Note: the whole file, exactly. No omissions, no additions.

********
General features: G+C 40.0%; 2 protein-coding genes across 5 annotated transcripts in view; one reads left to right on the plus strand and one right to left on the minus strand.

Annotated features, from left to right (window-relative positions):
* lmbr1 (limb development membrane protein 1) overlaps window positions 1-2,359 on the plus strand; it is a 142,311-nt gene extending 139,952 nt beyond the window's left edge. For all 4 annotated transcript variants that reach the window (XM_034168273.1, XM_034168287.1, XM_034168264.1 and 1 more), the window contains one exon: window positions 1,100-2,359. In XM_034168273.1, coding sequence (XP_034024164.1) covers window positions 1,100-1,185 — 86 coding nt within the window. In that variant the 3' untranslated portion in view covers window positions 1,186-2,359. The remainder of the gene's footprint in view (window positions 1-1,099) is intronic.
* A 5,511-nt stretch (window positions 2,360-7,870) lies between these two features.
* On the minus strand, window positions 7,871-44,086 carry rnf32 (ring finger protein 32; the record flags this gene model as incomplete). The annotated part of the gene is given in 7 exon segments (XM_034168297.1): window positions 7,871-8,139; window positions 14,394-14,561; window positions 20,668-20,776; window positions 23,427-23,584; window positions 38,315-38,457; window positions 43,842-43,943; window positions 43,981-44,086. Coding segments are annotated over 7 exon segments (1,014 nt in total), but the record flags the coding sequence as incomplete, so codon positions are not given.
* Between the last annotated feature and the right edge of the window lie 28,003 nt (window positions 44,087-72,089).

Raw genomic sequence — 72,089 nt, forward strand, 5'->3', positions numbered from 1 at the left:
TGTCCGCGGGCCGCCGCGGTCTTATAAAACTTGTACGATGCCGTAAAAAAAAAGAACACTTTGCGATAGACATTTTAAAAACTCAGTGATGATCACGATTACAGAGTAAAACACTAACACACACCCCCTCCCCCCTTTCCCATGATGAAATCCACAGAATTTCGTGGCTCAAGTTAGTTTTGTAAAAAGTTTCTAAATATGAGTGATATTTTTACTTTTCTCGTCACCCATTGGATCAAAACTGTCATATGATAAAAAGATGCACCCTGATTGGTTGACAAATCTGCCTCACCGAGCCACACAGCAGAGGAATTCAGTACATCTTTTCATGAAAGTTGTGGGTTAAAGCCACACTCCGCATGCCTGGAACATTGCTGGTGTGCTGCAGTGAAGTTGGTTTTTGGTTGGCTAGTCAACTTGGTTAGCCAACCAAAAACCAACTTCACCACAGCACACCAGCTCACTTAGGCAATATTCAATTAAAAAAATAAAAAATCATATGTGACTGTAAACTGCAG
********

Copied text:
General features: G+C 40.0%; 2 protein-coding genes across 5 annotated transcripts in view; one reads left to right on the plus strand and one right to left on the minus strand.

Annotated features, from left to right (window-relative positions):
* lmbr1 (limb development membrane protein 1) overlaps window positions 1-2,359 on the plus strand; it is a 142,311-nt gene extending 139,952 nt beyond the window's left edge. For all 4 annotated transcript variants that reach the window (XM_034168273.1, XM_034168287.1, XM_034168264.1 and 1 more), the window contains one exon: window positions 1,100-2,359. In XM_034168273.1, coding sequence (XP_034024164.1) covers window positions 1,100-1,185 — 86 coding nt within the window. In that variant the 3' untranslated portion in view covers window positions 1,186-2,359. The remainder of the gene's footprint in view (window positions 1-1,099) is intronic.
* A 5,511-nt stretch (window positions 2,360-7,870) lies between these two features.
* On the minus strand, window positions 7,871-44,086 carry rnf32 (ring finger protein 32; the record flags this gene model as incomplete). The annotated part of the gene is given in 7 exon segments (XM_034168297.1): window positions 7,871-8,139; window positions 14,394-14,561; window positions 20,668-20,776; window positions 23,427-23,584; window positions 38,315-38,457; window positions 43,842-43,943; window positions 43,981-44,086. Coding segments are annotated over 7 exon segments (1,014 nt in total), but the record flags the coding sequence as incomplete, so codon positions are not given.
* Between the last annotated feature and the right edge of the window lie 28,003 nt (window positions 44,087-72,089).

Raw genomic sequence — 72,089 nt, forward strand, 5'->3', positions numbered from 1 at the left:
TGTCCGCGGGCCGCCGCGGTCTTATAAAACTTGTACGATGCCGTAAAAAAAAAGAACACTTTGCGATAGACATTTTAAAAACTCAGTGATGATCACGATTACAGAGTAAAACACTAACACACACCCCCTCCCCCCTTTCCCATGATGAAATCCACAGAATTTCGTGGCTCAAGTTAGTTTTGTAAAAAGTTTCTAAATATGAGTGATATTTTTACTTTTCTCGTCACCCATTGGATCAAAACTGTCATATGATAAAAAGATGCACCCTGATTGGTTGACAAATCTGCCTCACCGAGCCACACAGCAGAGGAATTCAGTACATCTTTTCATGAAAGTTGTGGGTTAAAGCCACACTCCGCATGCCTGGAACATTGCTGGTGTGCTGCAGTGAAGTTGGTTTTTGGTTGGCTAGTCAACTTGGTTAGCCAACCAAAAACCAACTTCACCACAGCACACCAGCTCACTTAGGCAATATTCAATTAAAAAAATAAAAAATCATATGTGACTGTAAACTGCAG